Alleine’s model of Puritan evangelism is well suited to correct contemporary distortions of the Gospel. For example, he shows us that dividing the offices and benefits of Christ is not a new idea. The true convert is willing to receive Christ, both as a Savior from sin and as Lord of one’s life. He writes, “All of Christ is accepted by the sincere convert. He loves not only the wages but the work of Christ, not only the benefits but the burden of Christ. He takes up the commands of Christ, yea, the cross of Christ. The unsound convert takes Christ by halves. He is all for the salvation of Christ, but he is not for sanctification. He is for the privileges, but does not appropriate the person of Christ. He divides the offices and benefits of Christ. This is an error in the foundation. Whoever loves life, let him beware here. It is an undoing mistake, of which you have often been warned, and yet none is more common” (p. 45).

This book, reprinted some 500 times, is a classic on evangelism and a tool used for the conversion of many souls. It greatly influenced the evangelistic approach of famous preachers such as George Whitefield and Charles Spurgeon.


A definitive biography of Alleine has yet to be written. The longest sustained seventeenth-century narrative was written by his wife, Theodosia, following his ejection and imprisonment after the passing of the Act of Uniformity in 1662. In 1672, Alleine’s Christian Letters, Full of Spiritual Instructions was printed in London. The following year, fragments of biographical information and personal reminiscences were brought together by his widow and Richard Baxter, and printed with his letters. That volume was reprinted with corrections in 1677 as The Life and Death of that Excellent Minister of Christ Mr. Joseph Alleine (London: Nevil Simmons).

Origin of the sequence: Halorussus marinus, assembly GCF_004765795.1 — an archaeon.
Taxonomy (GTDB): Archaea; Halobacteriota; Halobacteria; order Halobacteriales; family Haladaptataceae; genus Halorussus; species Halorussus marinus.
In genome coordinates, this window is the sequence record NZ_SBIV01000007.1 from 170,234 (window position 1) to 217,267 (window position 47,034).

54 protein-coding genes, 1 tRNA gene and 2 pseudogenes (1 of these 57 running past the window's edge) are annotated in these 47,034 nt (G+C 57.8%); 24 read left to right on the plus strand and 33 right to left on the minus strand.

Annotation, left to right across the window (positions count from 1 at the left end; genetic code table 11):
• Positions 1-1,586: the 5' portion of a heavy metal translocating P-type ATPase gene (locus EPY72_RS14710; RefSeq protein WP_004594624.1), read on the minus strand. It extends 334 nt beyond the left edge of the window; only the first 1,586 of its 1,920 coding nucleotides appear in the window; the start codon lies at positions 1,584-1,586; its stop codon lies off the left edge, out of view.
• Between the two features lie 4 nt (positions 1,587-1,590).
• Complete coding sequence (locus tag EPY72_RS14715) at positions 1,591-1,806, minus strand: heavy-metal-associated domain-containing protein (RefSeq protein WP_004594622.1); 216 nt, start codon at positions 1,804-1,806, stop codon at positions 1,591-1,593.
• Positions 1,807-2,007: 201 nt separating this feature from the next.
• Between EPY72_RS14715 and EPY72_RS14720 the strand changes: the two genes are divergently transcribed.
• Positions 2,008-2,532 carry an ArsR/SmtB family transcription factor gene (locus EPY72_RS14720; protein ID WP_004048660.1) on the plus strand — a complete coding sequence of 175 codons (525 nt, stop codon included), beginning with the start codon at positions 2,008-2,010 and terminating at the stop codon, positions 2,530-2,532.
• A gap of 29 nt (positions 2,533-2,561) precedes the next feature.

Additional printings followed, culminating in an 1840 edition by Robert Carter in which, for the first time, all forty-six of Alleine’s extant letters are printed in one volume. An appendix contains George Newton’s Sermon Preached at the Funeral of Mr. Joseph Alleine (London: Nevil Simmons, 1677), edited for updated punctuation, spelling, and grammar.

Charles Stafford’s biography, Joseph Alleine: His Companions and Times, appeared in 1864. Though Charles Spurgeon called it an “admirable biography,” it too is woefully incomplete, no doubt partly due to the paucity of details of Alleine’s life. Although the presently reprinted Carter edition suffers somewhat from not being a sustained narrative, it has the advantage of having been written by Alleine’s contemporaries, including Richard Baxter, George Newton, Richard Fairclough, Alleine’s widow and several close friends who preferred to remain anonymous. These pages display the portrait of a minister who had a large heart for God and for the precious souls of those who sat under his ministry.

Valuable as the account of Alleine’s life by his contemporaries is, his letters, which form the second half of this book, are even more precious. While the narrative of his life gives us an account of his outward circumstances, the secret springs of his heart are revealed by his letters, which combine the fervor of an evangelist, the heart of a pastor, and the patience of a sufferer for the Lord Jesus Christ. Many of these letters were written from prison to his parishioners in Taunton when he was no longer able to speak the Word of God to them personally. With their emphasis on Christ and true godliness, they breathe the atmosphere of heaven itself.

Iain Murray writes, “Never did the evangel of Jesus Christ burn more fervently in any English heart!” In this reprint of the life and letters of Alleine, we are convicted, challenged, and exhorted by his triumphant faith and close walk with Christ. When Alexander Duff (who devoted his life to mission work in India) read Alleine’s book, he wrote, “What inextinguishable zeal! What unquenchable thirstings after the conversion of lost sinners! What unslumbering watchfulness in warning and edifying saints! What profound humility and self-abasement in the sight of God! What patience and forbearance, what meekness and generosity, what affability and moderation! What triumphant faith-what tranquil, yet rapturous joy!” No wonder John Wesley called Alleine “the English Rutherford.”

Joseph Alleine (1633-1668) had unsurpassed zeal for the glory of God and the salvation of sinners. As one of his contemporaries said, “He was infinitely and insatiably greedy of the conversion of souls, wherein he had no small success.” May the challenges of his life and ministry encourage us to emulate his zeal for the Lord.

Adapted from a new printing of “The Life and Letters of Joseph Alleine,” published by Reformation Heritage Books, 2919 Leonard NE, Grand Rapids, Michigan 49525 USA